A few days before Christmas we got a new puppy. We called her Ruby. She was very cute, with big floppy ears and round shiny eyes. Each night, she curled up in a tiny ball and slept next to me.
But on Christmas night I woke up. Ruby was wagging her little tail and jumping up and down. I looked up, and there was Santa, sitting at the end of my bed, playing with Ruby. Santa, on my bed!
“Hello, Santa,” I said.
“Hello,” he said, “Is this your puppy?”
“Yes” I replied.
“What’s her name?” he asked.
“She is very pretty,’” he said. ‘Yes you are, little Ruby.” Then he asked me, “and what’s your name?”
“Amare,” I said, “It means ‘to love’.”
“What a lovely name,” he said and tickled Ruby’s tummy. “Do you love Amare?” He asked Ruby. She growled and tugged his sleeve.
After a while I said “Santa, don’t you have to deliver presents tonight?”
Santa looked up at me. “Er, pardon?” he asked.
“Presents,” I said, “you have to stop playing with Ruby and deliver the presents.”
“Oh my goodness,” he said, “Now I’m late. I’ll need some help or I won’t get to all the children. Amare, will you help me?”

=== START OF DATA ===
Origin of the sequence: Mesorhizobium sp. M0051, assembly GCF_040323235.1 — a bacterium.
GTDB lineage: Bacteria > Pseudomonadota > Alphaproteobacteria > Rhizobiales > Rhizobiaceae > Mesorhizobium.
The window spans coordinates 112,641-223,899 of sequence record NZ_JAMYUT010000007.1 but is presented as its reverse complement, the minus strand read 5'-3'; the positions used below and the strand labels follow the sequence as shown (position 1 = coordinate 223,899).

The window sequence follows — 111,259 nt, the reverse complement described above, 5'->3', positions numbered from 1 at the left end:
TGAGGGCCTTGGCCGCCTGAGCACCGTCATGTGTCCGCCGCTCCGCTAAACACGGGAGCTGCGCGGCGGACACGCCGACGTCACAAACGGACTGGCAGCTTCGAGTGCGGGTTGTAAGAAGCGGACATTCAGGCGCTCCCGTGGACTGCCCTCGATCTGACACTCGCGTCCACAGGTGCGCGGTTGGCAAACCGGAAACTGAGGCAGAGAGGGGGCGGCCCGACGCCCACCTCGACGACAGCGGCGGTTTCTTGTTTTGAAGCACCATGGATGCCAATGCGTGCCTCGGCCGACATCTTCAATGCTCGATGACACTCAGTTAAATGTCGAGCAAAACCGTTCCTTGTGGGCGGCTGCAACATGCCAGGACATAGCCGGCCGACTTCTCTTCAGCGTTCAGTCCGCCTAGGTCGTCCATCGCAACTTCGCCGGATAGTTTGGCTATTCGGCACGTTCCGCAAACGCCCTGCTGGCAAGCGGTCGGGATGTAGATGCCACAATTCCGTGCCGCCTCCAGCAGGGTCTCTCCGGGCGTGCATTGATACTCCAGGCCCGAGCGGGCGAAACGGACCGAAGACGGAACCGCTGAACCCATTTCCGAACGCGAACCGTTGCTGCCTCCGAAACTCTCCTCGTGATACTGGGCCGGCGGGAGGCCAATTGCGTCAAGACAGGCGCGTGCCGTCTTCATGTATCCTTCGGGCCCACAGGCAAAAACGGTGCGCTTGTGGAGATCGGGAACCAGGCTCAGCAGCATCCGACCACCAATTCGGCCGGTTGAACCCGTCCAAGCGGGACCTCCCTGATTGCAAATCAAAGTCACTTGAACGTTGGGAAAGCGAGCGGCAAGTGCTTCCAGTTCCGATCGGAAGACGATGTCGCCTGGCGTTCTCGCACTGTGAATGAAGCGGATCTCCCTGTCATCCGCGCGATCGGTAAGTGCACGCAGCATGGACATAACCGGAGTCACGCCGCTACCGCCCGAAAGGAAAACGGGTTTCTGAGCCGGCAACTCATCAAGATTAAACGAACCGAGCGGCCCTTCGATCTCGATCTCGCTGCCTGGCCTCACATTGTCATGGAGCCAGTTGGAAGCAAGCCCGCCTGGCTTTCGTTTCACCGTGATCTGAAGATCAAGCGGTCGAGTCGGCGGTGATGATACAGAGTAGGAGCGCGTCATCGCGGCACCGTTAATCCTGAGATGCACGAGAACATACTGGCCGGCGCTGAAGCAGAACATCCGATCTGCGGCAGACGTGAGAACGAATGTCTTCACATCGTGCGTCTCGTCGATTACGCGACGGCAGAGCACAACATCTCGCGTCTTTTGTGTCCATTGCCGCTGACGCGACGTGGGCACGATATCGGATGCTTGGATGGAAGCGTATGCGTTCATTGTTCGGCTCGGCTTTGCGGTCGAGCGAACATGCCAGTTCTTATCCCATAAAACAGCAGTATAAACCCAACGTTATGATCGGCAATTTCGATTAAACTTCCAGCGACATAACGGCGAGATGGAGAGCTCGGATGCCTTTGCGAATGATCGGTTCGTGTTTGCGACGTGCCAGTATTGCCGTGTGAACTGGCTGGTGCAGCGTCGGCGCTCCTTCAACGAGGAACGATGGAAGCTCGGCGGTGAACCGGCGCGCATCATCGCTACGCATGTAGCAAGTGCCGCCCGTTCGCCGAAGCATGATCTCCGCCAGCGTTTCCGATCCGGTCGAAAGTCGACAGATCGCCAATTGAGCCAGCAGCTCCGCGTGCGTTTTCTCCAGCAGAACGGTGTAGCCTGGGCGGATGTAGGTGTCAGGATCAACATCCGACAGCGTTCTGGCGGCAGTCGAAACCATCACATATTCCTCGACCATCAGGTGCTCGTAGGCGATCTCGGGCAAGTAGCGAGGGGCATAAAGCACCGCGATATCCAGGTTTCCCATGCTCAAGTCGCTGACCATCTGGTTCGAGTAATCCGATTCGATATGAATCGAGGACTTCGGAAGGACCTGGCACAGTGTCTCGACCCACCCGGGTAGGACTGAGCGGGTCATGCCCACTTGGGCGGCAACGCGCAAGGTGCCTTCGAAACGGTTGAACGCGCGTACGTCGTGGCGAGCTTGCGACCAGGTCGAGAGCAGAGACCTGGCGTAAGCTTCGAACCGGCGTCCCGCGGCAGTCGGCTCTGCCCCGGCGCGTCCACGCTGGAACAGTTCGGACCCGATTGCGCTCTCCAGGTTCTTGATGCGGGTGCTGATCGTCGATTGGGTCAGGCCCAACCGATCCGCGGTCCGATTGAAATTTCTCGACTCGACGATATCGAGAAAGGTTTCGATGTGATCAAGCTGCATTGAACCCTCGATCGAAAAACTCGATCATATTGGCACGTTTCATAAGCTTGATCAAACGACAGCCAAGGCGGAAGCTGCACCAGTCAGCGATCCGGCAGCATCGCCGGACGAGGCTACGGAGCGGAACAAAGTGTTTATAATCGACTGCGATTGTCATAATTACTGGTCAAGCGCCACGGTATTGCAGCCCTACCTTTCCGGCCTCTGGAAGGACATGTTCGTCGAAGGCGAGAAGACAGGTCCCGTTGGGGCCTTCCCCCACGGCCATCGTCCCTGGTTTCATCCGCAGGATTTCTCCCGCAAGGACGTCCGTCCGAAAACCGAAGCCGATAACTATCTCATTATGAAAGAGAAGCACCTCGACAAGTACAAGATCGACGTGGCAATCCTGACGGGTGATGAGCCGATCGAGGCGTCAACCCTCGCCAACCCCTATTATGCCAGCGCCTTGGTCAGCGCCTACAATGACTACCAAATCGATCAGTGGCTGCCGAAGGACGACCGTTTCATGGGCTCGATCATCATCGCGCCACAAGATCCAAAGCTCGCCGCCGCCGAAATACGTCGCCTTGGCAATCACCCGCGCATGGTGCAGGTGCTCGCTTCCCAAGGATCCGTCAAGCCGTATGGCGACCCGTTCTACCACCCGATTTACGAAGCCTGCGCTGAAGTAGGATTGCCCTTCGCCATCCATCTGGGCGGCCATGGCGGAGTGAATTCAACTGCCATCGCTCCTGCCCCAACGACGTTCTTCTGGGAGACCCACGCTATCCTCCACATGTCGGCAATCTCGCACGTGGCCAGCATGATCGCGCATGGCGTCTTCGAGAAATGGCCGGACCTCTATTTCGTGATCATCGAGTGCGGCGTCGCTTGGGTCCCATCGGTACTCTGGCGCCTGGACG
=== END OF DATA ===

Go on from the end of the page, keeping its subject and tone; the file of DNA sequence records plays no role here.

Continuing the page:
“Yes please,” I said. “Can Ruby come too?”
“Of course,” replied Santa.
He led us up to the roof of our house, where the reindeers and his big red sleigh were waiting. A huge sack of presents sat in the back of the sleigh.
I sat in front next to Santa, with Ruby in his lap. “Ready Amare?” he said. “Ready Ruby? Hang on, we go very fast!”
And we shot off into the night. It was very fast. The night air blew my hair about, and Ruby’s ears flapped in the wind. We flew through the sky, from house to house, from town to town, from city to city, and from country to country.
And I saw how children live all over the world.
Some live in houses. Some live in tall apartment blocks. Some live in shacks or tents below. Some live in huts in the forest, or on little islands in the sea. Some live in farmhouses or cabins in the country. Some live in houseboats on the water. Some live on the streets, or in railway stations, without homes, or in carparks, or even in the open air.
Some children live with their mum and dad, some with just mum or just dad, and some don’t have a mum or dad at all, and live in homes with their friends. Some are alone, and others live with brothers and sisters and cousins.
At the end of the night, Santa dropped me back home.
“Thank you for helping,” Santa said, as he helped me back to my room. “And you are soooo cute,” he said to Ruby, giving her one last tickle.
As I climbed into bed with Ruby next to me, I saw Santa on his empty sleigh flying into the sunrise, laughing – ho ho ho – as he disappeared.